"For verily I say unto you," This is Jesus talking. "That whosoever shall say unto this mountain, Be thou removed, and be thou cast into the sea; and shall not doubt in his heart, but shall believe that those things which he saith shall come to pass; he shall have whatsoever he saith." (Mark 11:23)
Usually, a mountaintop experience is seen as something holy, special. Something rare and valuable. It refers to the transfiguration experience of Jesus with Peter and John (see Luke 9). And while the Bible portrays mountains in this positive light, by and large, sometimes mountains must be removed, no way around it. Big words to be sure and until you get there God may well allow you to experience the scale and scope of a problem before he will remove it for you. That way, you'll be able to appreciate some of what it took for God to get you through.
"He maketh my feet like hinds' (deer) feet, and setteth me upon my high places...Thou has enlarged my steps under me, that my feet did not slip." (Psalm 18:33, 36)
Mount Hermon, on the border between Syria and Lebanon, is over nine-thousand feet high. Contrast that with Mount Tabor in Galilee at nearly two-thousand. It doesn't matter the size of the problem, unless you attempt to scale it, you won't know what you're in for. Think about it. Forgive me if you think this contradicts what Jesus said about speaking to the mountain—your problem. And while "scalability" generally connotes "climb-ability"—the mountain's, that is, it also means the ability to grow larger. I don't mean to go around in circles, but which is bigger. Your faith? Or the mountain in your way? Which is more scalable? There's only one way to find out (or is there?).
"Who art thou, O great mountain? Before Zerubbabel thou shalt become a plain: and he shall bring forth the headstone thereof with shoutings, crying, Grace, grace unto it." (Zechariah 4:7)
The word "tramontane" refers to "that which comes from the other side of the mountains". You don't know how, you don't know why, but you know that the mountainous obstacle in your way keeps you from getting there. Think of the yearly pilgrimage the Jews took to Jerusalem. They traversed the mountains and sidled along narrow, rubble-strewn paths in order to get to their desired destination. "I will lift up mine eyes unto the hills, from whence cometh my help? My help cometh from the Lord, which made Heaven and earth. He will not suffer thy foot to be moved..." (Psalm 121:1-3)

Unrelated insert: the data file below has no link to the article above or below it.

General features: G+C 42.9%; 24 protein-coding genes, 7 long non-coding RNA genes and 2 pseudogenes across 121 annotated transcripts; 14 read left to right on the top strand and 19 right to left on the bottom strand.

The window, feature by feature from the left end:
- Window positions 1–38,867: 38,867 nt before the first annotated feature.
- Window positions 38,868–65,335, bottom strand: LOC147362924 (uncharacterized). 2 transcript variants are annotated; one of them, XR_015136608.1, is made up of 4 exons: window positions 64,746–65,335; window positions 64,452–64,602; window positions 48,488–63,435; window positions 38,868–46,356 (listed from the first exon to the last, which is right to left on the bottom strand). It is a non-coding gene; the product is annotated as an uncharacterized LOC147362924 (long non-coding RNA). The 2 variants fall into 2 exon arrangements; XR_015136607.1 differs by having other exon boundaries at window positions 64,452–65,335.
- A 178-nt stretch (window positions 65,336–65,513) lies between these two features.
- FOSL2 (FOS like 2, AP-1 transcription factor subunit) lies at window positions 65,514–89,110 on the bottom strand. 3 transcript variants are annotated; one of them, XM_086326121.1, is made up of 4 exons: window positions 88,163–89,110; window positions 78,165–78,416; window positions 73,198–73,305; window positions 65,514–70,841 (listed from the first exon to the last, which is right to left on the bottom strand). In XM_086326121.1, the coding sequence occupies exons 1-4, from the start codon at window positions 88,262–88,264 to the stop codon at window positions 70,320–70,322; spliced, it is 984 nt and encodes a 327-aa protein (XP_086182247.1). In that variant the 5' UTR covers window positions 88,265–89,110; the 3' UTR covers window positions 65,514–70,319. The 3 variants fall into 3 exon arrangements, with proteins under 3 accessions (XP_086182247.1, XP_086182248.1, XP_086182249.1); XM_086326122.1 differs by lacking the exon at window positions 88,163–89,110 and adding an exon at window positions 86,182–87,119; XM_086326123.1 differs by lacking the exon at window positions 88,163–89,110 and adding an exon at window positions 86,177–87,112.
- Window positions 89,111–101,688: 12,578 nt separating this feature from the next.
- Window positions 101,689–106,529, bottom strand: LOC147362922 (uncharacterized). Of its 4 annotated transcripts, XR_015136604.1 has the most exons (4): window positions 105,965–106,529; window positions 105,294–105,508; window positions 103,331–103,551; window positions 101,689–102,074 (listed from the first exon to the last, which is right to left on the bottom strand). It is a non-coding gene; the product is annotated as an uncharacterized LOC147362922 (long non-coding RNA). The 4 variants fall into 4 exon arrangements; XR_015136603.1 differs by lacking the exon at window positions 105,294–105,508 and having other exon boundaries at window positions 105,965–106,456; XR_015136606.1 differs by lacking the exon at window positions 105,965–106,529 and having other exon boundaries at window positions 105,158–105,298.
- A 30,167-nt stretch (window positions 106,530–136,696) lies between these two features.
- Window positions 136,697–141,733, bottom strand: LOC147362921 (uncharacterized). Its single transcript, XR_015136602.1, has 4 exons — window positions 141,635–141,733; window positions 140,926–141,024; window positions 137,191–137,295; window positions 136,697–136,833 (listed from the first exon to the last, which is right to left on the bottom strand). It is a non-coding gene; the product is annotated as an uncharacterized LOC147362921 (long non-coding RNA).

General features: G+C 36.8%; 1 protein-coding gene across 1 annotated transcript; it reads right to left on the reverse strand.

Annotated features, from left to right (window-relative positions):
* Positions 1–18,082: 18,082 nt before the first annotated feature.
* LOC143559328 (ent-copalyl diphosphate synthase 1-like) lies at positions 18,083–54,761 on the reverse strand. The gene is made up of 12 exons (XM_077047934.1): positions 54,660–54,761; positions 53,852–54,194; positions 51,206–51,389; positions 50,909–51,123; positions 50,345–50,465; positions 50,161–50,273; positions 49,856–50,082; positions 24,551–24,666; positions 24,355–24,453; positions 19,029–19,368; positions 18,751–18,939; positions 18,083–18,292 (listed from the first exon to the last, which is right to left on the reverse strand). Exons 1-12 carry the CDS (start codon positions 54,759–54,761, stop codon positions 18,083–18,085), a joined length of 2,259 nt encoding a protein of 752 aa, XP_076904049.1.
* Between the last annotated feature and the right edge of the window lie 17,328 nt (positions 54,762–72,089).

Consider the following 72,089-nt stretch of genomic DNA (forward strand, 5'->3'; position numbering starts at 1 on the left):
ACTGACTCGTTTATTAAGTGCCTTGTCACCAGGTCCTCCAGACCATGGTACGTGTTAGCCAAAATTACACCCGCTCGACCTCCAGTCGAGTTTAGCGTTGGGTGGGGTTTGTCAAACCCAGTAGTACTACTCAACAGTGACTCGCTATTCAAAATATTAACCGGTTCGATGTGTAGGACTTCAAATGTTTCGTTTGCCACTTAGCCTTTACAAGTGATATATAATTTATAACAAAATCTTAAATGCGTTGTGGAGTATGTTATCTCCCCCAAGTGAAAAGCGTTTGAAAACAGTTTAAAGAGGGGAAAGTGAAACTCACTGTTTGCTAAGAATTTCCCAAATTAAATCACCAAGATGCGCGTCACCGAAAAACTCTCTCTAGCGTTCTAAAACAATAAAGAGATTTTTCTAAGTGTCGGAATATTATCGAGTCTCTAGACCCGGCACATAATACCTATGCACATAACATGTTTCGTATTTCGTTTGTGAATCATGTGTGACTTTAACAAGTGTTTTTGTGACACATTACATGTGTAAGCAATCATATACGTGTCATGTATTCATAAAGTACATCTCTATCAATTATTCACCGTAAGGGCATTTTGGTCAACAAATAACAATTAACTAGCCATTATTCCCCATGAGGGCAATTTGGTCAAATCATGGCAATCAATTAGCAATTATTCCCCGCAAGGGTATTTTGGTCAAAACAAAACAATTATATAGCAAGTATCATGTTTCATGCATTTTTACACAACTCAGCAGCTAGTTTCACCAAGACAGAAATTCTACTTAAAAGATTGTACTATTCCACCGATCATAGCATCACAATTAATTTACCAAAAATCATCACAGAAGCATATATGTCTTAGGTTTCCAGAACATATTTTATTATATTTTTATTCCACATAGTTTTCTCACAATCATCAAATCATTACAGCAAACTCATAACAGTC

And they got there eventually.
But what about what Jesus says regarding the moving of said mountains? Because He will move it for you. There is another way of looking at this.
"In the Lord put I my trust: how say ye to my soul, Flee as a bird to your mountain?" (Psalm 11:1)
The deng birds of Buddhist myth were so large as to remove mountains with a single wingbeat. Like, country sized. That's not fair. Where is the glory due God when we get so high and full of ourselves and think we're the ones who obtained the victory? "If God doesn't do it all, He wants nothing to do with it." I remember my dad saying this and it's true. Sometimes, God simply has us observe and report. To "watch and pray" (Mark 13:33) as it were.
"O sing unto the Lord a new song; for he hath done marvelous things: His right hand, and His holy arm hath gotten Him the victory." (Psalm 98:1)
"And Moses said unto the people, Fear ye not, stand still, and see the salvation of the Lord, which He will shew you today" (Exodus 14:13)
Though Moses was speaking of an impending threat (the Egyptian army, led by Pharaoh himself), the mountain looms large and immobile. Stuck in your path. And some peaks are impassable. You'd be struggling for breath on Hermon's peak. So what to do? Speak to it. Pray against it. Go about your business at base camp and watch God sweep it away in one fell swoop. It might take time, it might take effort. But the effort you expend in fighting it with faith would be the same as you trying to scale it. Your faith will grow either way. It's just a matter of knowing which is which. And deng birds have nothing on your faith.
"And every island fled away, and the mountains were not found." (Revelation 16:20, emphasis mine)
It's gonna happen one way or the other.